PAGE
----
About This Program
You love making new discoveries. You’re curious about the world around you and the planet we call home. You want to learn more about our natural resources — how to conserve them and use them wisely. Geoscience may be the major for you.
Why Utica University
The major in geoscience is a broad, interdisciplinary program comprising geology, oceanography, meteorology, astronomy, and environmental science. Utica’s expert faculty provides an extremely well-rounded understanding of the Earth and its complex systems, preparing students for a broad range of professions that address global environmental issues and related challenges.
Graduates of Utica University's geoscience program enter an expanding market for their skills, with above average job growth predicted for positions in hydrology and environmental science. Geoscience majors are also prepared for careers in oil and gas exploration and development, resource management, and education. There is also a growing need for geoscience specialists in education.
Our geoscience majors do quite well after graduation. One student's internship position she held while a student at Utica became a long-term position following graduation. Another student interested in teaching earth science continued on to pursue a master's degree in education, and another is employed as a quality assurance officer with a local company.
For more information on emerging trends in geoscience careers, visit the Bureau of Labor Statistics.
Geoscience at Utica
- Environmental Science
- Oil & Gas Exploration and Development
- Resource Management
On the Rise
What You'll Learn
The geoscience major offers two degree options:
- The Bachelor of Science option is designed to prepare students to work in applied earth and environmental science or pursue graduate studies in geoscience or related disciplines. A capstone experience such as a field course, directed research, or internship will be required of students receiving the B.S. to integrate liberal and professional study.
- The Bachelor of Arts option is designed to provide substantial breadth in science preparation by also including coursework in biology, environmental issues, and astronomy, allowing students greater flexibility in tailoring the degree to meet their needs and interests.
Both degree programs offer students the benefit of an impressive suite of advanced instrumentation. Field study opportunities are enhanced by the University's proximity to a variety of earth and environmental resources, such as the Utica marsh, the Adirondack and Catskill mountains, and the Great Lakes region.
A Degree That Works
Graduates of Utica's geoscience program enter an expanding market for their skills, with above average job growth predicted for positions in hydrology and environmental science. Geoscience majors are also prepared for careers in oil and gas exploration and development, resource management, and education, among others. Graduates of Utica's geoscience program have gone on to:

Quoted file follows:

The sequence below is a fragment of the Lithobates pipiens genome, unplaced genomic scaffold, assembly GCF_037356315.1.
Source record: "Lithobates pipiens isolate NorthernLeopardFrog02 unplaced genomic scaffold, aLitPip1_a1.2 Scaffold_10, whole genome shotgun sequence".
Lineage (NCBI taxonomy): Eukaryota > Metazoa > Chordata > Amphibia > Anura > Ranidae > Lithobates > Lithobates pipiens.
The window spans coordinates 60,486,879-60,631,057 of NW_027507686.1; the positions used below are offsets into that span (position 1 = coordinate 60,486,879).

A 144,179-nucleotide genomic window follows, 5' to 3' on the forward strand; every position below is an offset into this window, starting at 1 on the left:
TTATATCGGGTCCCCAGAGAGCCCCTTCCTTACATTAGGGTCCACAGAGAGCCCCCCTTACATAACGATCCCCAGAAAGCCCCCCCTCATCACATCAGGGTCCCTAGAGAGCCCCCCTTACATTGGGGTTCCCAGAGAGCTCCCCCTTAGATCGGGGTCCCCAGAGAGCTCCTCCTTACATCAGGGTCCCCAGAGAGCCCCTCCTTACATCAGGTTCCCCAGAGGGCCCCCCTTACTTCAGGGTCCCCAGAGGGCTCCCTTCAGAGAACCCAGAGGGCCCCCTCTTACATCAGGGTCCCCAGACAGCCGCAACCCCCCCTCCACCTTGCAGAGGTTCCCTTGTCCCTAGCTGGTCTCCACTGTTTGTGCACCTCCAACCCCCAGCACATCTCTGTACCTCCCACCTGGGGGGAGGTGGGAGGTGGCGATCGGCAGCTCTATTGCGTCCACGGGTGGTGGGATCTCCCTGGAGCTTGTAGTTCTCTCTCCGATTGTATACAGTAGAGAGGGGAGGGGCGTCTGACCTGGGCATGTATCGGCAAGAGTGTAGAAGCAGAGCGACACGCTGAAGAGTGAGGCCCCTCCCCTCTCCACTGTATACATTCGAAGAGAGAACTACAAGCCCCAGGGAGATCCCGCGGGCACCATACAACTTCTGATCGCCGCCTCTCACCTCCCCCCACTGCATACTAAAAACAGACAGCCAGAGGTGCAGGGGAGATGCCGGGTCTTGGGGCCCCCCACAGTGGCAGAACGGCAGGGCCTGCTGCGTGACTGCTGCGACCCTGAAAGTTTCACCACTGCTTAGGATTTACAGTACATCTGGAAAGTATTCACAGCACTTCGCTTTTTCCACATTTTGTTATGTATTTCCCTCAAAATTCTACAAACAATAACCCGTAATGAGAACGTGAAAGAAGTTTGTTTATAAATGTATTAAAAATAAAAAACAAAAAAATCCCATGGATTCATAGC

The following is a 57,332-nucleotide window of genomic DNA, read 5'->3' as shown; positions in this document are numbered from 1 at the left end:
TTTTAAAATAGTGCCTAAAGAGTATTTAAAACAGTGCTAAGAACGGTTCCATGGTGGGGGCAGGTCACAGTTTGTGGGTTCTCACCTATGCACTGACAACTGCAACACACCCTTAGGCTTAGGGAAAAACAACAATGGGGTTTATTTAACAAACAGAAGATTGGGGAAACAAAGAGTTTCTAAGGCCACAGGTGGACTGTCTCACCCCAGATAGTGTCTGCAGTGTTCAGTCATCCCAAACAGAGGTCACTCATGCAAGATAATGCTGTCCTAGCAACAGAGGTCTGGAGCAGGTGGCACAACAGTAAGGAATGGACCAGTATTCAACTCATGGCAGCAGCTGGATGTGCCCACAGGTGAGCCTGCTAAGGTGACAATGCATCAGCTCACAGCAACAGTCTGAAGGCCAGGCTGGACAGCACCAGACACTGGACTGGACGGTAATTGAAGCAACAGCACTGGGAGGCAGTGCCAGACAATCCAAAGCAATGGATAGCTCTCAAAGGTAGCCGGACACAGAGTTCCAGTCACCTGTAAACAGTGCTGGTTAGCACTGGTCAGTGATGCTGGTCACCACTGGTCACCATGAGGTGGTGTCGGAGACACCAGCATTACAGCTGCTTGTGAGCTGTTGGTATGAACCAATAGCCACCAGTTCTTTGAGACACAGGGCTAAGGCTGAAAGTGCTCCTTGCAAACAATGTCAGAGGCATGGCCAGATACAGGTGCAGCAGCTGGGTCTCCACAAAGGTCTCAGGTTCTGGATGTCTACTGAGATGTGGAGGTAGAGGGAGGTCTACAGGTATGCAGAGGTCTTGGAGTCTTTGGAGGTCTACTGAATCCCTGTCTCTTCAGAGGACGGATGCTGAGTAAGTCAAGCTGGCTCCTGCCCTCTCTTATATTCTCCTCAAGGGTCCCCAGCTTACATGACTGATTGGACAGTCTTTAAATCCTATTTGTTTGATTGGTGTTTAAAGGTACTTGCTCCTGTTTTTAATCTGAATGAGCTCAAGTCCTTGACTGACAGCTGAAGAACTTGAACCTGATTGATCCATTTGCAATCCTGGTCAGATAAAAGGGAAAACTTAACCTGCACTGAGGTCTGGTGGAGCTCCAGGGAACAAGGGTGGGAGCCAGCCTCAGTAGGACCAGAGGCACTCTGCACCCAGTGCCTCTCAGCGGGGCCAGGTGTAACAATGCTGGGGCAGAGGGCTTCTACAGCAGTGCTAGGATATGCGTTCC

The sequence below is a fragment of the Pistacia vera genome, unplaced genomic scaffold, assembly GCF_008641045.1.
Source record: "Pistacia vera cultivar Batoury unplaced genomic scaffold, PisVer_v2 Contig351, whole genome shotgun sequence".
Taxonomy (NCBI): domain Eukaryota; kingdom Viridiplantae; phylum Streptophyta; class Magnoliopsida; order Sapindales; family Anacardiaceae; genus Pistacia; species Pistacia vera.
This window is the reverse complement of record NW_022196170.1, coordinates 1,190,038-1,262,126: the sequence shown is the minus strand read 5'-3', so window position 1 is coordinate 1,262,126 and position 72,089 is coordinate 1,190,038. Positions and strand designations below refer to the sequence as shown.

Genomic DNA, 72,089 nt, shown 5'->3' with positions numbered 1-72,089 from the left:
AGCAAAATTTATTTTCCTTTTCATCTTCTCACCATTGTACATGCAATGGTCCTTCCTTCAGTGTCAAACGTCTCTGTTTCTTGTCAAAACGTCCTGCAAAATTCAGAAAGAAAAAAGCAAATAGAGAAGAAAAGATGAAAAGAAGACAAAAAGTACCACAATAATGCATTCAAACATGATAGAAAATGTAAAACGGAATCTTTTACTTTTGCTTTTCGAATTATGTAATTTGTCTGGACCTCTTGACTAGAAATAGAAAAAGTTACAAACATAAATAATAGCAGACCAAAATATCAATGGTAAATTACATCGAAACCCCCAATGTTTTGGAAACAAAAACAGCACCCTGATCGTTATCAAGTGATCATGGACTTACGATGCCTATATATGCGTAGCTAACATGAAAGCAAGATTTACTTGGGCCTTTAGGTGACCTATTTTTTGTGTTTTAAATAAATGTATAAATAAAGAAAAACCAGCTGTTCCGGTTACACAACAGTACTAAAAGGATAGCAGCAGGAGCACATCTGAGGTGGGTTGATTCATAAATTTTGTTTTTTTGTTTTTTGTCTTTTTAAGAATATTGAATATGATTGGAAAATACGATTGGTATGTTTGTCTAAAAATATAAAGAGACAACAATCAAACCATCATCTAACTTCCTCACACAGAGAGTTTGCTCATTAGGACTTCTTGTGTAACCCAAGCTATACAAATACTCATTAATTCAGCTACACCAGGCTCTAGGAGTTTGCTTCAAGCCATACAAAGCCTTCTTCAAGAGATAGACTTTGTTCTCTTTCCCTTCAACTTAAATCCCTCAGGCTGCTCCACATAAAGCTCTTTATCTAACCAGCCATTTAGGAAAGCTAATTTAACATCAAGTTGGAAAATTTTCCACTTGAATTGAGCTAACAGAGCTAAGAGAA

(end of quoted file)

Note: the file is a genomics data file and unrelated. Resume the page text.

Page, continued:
- NYS Department of Environmental Conservation
- FPM Remediations, Inc
- EA Science, Engineering and Technology
- Suez Environmental at Hinkley Water Treatment Plant
- O'Brien & Gere P.C.
- Crompco Environmental Services
- Indium Corporation
- Georgia Department of Transportation
- Riverhawk Corporation
- CNY School Districts
Actively participate in your learning with abundant opportunities to interact with your professors and peers. Capstone projects may be an independent research, an internship, or completion of field camp. Classes are strongly infused with field experiences in the form of field trips, or as larger weekend trips to Vermont and the Adirondacks.Learn More
Small Class Sizes
Form strong bonds with your classmates and work together to solve problems and complete projects assigned in class. Professors have time to work with you one-on-one both in and out of class, often available for questions and advice outside of class or office hours.
Utica University Geoscience majors gain hands-on learning experiences through internships at places such as Skidaway Institute of Oceanography in Savannah, Georgia, Rogers Environmental Education Center in Sherburne, NY, as well as in the private sector such as performing groundwater monitoring with a private geoscience company.
Tools of the Trade
Equipment for sedimentological analysis, including sieves, a Ro-Tap shaker, and hydrometers, multiple current meters, stereo microscopes and a differential interference contrast microscope for microfossil analysis, rock cutting and thin-sectioning equipment and microscopes for petrographic analysis, and a collection of local- to continental-scale topographic and geologic maps and aerial photographs for structural geologic studies.
Utica University Value
Voices from across the University community talk about the value of a Utica University education.